AbleToTrain by Willing & Able

How can we ensure digital security and privacy?

While “perfect security in the digital era does not exist,” practitioners are “personally responsible for protecting their end of the conversations” with clients. But what exactly does this mean? We’ve detailed the most common security and privacy threats to digital practice, as well as steps you can take to ensure you’re taking the necessary safeguards.

Check to see if you are GDPR compliant.

When it comes to processing personal data, the General Data Protection Regulation and Data Protection Act 2018 lay down the rules, and you are obliged to follow them during lockdown.

Before deciding to shift your practice with children and young people online, it is recommended that you conduct a Data Protection Impact Assessment, which includes the following (non-exhaustive) list of considerations:

Whether the equipment used to remotely support young people will be only for job purposes. If you can use a secure platform to connect young people and provide virtual counseling. How you would explain and document the young person’s informed consent, if it is asked.


What if we are unable to meet our normal data standards?

It’s fair to be anxious about whether your data protection methods and procedures are up to par in this age of rapid change and unpredictability. The Information Commissioner’s Office has responded by stating that it will not take regulatory action against these organizations:

It is recommended that you read the ICO guidance in its entirety on their website, where you can also get more information about coronavirus and what it entails for data regulation.


Protect your internet connection and your gadgets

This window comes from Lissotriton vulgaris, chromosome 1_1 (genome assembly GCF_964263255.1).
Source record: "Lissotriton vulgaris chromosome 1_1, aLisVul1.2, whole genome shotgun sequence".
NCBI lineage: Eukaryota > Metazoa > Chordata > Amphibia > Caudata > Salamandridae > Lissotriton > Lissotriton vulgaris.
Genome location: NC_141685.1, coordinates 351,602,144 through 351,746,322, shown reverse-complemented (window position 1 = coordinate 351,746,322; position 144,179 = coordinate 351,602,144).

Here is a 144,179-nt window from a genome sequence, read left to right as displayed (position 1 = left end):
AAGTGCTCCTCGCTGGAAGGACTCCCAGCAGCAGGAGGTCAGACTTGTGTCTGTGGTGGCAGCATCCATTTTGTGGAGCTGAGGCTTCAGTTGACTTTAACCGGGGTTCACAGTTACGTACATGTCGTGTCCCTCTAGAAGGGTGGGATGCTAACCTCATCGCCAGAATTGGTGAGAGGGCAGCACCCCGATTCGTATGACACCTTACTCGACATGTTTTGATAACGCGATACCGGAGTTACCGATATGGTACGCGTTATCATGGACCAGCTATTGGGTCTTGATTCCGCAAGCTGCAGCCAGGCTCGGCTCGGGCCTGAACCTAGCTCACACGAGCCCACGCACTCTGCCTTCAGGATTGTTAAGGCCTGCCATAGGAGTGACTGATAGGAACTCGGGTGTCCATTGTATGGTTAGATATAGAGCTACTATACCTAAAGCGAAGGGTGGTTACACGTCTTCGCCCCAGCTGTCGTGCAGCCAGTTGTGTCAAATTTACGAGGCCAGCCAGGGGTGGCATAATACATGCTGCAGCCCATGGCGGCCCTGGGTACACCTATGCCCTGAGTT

There are various precautions you can take to keep your equipment and internet connection as secure as possible while working from home, as well as to prevent others from accessing confidential, sensitive personal data or viewing and intercepting your discussions with young people.

Make sure no one else can access your computer or devices, that they are password protected, and that they are turned off while you are not working. If you share a computer, create a separate user account with a secure password that only you know.

Similarly, ensure that any digital platform you use is exclusively linked to a professional e-mail address and that you do not use an account associated with someone outside your organization.

If you must use your personal computer during the pandemic because your organization cannot afford to acquire laptops for every member of staff, store any personal data of young people on password-encrypted USBs rather than on your personal drives.


Make sure you’re connected to a safe, password-protected Wi-Fi network

Install and routinely update a good firewall, anti-virus/anti-malware, and other necessary security protection. It should be noted that free services are frequently less secure than paid-for services.

After each video call with a young person, clear your cookies.


Consider using a Virtual Private Network (VPN)

Online session links should not be saved in an online calendar.

Turn off all devices and programs that have a listening or speech recognition capability, such as Siri, Alexa, OK Google, or similar, including your computer, phone, smart watches, and other gadgets, before your sessions.